More than half of organizations say that employees regularly sacrifice security in exchange for the efficiency enabled by using personal mobile devices to get work done in the office and at home. That problem seems to be compounded by survey results showing that one-third of those organizations’ employees work exclusively on mobile devices.
These are among the findings of a new survey commissioned by Raytheon and carried out by the Ponemon Institute. Organizations surveyed said they believe that in the next 12 months as many as 48 percent of employees will work exclusively from personal tablets and smartphones. Some 60 percent of those surveyed think that employees are becoming less diligent about practicing good security on mobile devices.
Mobile device security, therefore, depends on how organizations proceed, says Ashok Sankar, a vice president of cyber-strategies at Raytheon.
On the one hand, Sankar explained in an interview with Threatpost, if companies address bring-your-own-device (BYOD) security by attempting to secure every device and platform, that only complicates the problem. On the other hand, if companies take a data-centric approach, focusing on keeping data off devices with a virtualized solution, which Sankar and his Raytheon colleagues are referring to as a virtualized mobile infrastructure (VMI), then the possibility of securing data amidst BYOD becomes far more realistic.
The way this would work, Sankar explains, is that organizations could grant access to sensitive or confidential data running in a cloud server via native apps. In other words, mobile devices could view corporate information, but that data would never actually be stored on a mobile device. Policies would need to be instituted to control how data is accessed, by whom and under what conditions.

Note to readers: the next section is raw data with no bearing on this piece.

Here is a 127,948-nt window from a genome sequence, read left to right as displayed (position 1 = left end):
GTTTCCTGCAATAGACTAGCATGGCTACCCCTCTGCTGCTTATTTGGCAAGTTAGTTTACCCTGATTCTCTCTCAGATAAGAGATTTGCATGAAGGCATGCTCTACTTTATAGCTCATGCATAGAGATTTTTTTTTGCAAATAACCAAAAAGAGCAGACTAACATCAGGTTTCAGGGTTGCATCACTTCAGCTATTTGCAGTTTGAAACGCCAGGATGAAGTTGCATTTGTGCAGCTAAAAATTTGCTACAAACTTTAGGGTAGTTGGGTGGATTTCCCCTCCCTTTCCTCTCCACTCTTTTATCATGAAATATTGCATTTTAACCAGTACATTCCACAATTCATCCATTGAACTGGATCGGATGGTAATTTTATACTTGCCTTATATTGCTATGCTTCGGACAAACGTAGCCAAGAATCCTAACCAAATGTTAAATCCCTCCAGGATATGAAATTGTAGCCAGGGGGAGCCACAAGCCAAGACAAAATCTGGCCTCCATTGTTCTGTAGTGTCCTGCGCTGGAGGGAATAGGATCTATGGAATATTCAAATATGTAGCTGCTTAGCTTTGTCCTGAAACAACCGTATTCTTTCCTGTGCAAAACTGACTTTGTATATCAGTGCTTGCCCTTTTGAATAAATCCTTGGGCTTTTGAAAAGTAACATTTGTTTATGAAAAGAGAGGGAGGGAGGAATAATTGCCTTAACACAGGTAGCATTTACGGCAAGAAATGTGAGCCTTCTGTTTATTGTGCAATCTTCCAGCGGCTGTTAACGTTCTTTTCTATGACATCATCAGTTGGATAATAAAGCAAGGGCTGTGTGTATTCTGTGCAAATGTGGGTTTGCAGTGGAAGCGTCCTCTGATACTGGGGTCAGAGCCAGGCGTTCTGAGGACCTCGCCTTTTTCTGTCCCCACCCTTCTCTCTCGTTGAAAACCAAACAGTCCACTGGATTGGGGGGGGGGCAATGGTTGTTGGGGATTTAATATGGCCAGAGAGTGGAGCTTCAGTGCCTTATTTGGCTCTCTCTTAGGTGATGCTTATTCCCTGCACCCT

“As long as corporate data is secure,” he said, “why do you care how I access it and where I access it from?”
Keeping data in one location, he said, gives companies a better chance of successfully securing it.
“It’s about the data security and not the device security,” he said.
Unfortunately, there may not be enough budget available to security teams for either of Sankar’s scenarios to play out, because just 36 percent of respondents say they have sufficient budget space to deal with the explosive growth BYOD, which has some 40 percent of workers currently accessing corporate data on mobile devices. That number is only likely to increase according to this and other studies.
At the moment, the most popular mobile security strategies are mobile device management, which Sankar says isn’t really a security policy at all, and secure containers, which Sankar criticized because most containers are application level and exploitable at the operating system level, meaning an operating system bug could grant an attacker access to information stored in the container. To that end, half of those surveyed are unhappy with their organization’s mobile security policies.
Furthermore, 30 percent of respondents said their organizations have no mobile security features in place, while 75 percent said it is important to secure employees’ mobile devices. A virtualized solution was popular with 57 percent of respondents.
The report hints at an interesting dichotomy where organizations surveyed simultaneously gripe about users’ behavior on mobile devices, including their resistance to to mobile security policies, yet encourage workers to use devices to improve productivity.
The survey found that malware infections and user-negligence are the largest threats posed by personal mobile devices, followed by device theft or loss and data leakage. Circumvention of security controls was another concern cited.
The survey included responses from 618 IT and IT security practitioners who are involved in their organizations’ mobile and enterprise security activities. Most of the respondents are engaged in implementing enterprise security (65 percent), managing mobile technologies and platforms (55 percent) and setting mobile strategy (47 percent).